OPEC+ plays host at COP28 on the back of lacklustre supply cuts move

on Dec 4, 2023
  • The organisation largely responsible for oil prices, OPEC+, says renewable energy “needs petroleum products”
  • OPEC+ is hosting a pavilion at climate change mega-event Conference of the Parties for the first time ever.
  • This comes on the back of continued falling oil prices, even after OPEC+ announced oil supply cuts.

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The Organisation of the Petroleum Exporting Countries (OPEC+) announced on November 30th that it would “participate” at the COP28, as well as host a pavilion at the conference’s Expo City in Dubai – which is itself a member of OPEC and has been since the 1960s.

The announcement is not without irony, with a cornerstone goal of COP28 reportedly being to work to reduce emissions and global dependency on fossil fuels.

The organisation said in a press release on November 30th that:

The OPEC Pavilion will welcome visitors on a daily basis to present the remarkable efforts undertaken by the Organization and its Member Countries in developing, adopting and promoting various sustainable development and climate change mitigation initiatives and projects, especially with relation to the energy industry”

Voluntary oil supply cuts

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On the same day, OPEC+ members met for a conference, initially planned for 25th and 26th November, and later that day announced voluntary supply cuts to the tune of 2.2 million barrels per day, from January 1st until March 2024.

It said in a press release that the cuts were “aimed at supporting the stability and balance of oil markets.”

See more: oil prices ease as reports of outsized cuts overshadowed by bearish concerns

What are supply cuts?

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Supply cuts to oil production are a premeditated and controlled restriction of a commodity or resource, limiting its flows into one or more markets. These are not to be confused with production cuts, which limit the amount that is produced, as opposed to released for trading.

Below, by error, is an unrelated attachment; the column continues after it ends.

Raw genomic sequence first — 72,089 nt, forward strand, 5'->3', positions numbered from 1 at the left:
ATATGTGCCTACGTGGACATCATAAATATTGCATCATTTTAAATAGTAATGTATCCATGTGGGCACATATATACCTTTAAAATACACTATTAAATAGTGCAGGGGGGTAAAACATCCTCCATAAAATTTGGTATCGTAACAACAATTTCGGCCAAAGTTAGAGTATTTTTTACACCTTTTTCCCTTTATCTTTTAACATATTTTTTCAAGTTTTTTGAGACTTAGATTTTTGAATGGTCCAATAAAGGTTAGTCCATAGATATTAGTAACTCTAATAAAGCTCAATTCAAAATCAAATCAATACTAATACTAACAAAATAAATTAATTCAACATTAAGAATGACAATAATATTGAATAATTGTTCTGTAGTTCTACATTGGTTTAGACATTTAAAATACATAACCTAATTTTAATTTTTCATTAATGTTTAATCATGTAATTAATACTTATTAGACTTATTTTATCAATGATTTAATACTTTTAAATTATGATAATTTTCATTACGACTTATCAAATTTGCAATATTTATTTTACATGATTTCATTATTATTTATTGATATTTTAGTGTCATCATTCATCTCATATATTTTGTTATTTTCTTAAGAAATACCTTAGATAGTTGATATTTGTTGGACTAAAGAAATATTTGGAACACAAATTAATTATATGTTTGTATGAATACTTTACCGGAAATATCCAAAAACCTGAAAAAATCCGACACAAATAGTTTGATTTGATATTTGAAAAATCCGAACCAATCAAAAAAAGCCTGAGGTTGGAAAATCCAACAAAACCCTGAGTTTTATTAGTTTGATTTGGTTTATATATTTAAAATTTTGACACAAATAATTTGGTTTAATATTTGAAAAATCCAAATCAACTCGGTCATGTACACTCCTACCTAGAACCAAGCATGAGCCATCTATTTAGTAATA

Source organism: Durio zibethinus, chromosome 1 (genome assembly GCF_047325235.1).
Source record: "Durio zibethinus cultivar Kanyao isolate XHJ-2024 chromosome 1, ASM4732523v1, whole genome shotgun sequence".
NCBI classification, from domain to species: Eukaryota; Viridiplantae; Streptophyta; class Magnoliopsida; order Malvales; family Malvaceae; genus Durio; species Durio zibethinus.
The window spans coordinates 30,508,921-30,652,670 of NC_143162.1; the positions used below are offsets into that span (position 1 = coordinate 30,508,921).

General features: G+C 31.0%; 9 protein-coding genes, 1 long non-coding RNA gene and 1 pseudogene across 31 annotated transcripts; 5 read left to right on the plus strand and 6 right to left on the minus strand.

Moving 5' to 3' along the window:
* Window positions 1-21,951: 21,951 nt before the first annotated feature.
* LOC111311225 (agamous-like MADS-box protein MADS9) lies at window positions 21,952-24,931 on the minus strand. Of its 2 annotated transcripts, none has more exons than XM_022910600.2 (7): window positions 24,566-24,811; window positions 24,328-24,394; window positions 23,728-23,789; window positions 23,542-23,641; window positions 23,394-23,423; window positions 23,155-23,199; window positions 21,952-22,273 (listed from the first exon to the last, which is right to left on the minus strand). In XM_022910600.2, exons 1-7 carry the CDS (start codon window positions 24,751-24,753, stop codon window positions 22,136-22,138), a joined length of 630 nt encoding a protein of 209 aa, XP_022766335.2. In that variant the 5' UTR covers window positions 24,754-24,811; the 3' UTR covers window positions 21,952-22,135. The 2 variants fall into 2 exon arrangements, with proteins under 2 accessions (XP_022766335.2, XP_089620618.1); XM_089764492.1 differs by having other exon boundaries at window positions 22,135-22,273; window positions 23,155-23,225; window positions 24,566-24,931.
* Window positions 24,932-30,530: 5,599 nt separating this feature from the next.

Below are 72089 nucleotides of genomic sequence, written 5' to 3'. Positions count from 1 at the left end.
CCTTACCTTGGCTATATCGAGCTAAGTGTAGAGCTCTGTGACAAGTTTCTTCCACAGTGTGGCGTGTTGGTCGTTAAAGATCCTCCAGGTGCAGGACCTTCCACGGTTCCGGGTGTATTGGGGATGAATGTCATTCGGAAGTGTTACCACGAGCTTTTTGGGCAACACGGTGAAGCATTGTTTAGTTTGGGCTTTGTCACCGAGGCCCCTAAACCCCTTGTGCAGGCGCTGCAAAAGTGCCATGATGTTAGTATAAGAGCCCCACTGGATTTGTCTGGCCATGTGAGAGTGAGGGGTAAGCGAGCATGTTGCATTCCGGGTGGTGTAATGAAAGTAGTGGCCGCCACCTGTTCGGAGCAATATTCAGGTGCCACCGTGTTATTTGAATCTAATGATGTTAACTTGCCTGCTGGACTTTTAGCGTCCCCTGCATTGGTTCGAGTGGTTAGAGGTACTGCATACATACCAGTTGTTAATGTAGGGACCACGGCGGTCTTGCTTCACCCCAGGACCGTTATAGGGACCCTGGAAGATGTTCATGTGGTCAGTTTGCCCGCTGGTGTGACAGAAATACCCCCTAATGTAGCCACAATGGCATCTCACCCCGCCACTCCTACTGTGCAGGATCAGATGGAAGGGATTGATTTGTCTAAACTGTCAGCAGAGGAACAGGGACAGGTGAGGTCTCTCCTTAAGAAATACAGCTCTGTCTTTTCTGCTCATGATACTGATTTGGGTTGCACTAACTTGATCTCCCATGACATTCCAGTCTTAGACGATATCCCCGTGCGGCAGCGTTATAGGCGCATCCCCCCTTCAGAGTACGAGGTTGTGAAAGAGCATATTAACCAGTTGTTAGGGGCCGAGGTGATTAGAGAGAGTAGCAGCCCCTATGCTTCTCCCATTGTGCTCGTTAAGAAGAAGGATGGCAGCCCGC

OPEC+ oil supply cuts are generally instituted to counteract falling demand (and, therefore, price) for oil. As per the laws of supply and demand, more scarcity in a commodity often results in its price being driven up.

A slippery slope for oil prices

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Crude oil prices have eased significantly in recent months. After brent crude oil trading at around $86.80 per barrel in December 2022, spot prices are down significantly as of December 2023, hovering at around $80 to $77.42 in November 2023.

However, after the supply cuts announcement on the 30th, brent crude oil continued on the same trajectory, opening at $83.17 per barrel to close at $81.27.

International criticism for supply cuts

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In the past, OPEC+ supply cuts have been internationally criticised. Most notably, the United States’ White House called them “shortsighted” in a 2022 press statement, saying that any rises in oil prices resulting from supply cuts:

will have the most negative impact on lower and middle-income countries that are already reeling from elevated energy prices.”

Renewables need… fossil fuels?

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Meanwhile, also on November 30th, OPEC+ secretary general Haitham Al Ghais released an article on the upcoming COP28 OPEC pavilion which stated that “all voices need to be at the table for climate negotiations… from across the entire energy system” and that “renewables need petroleum products”.


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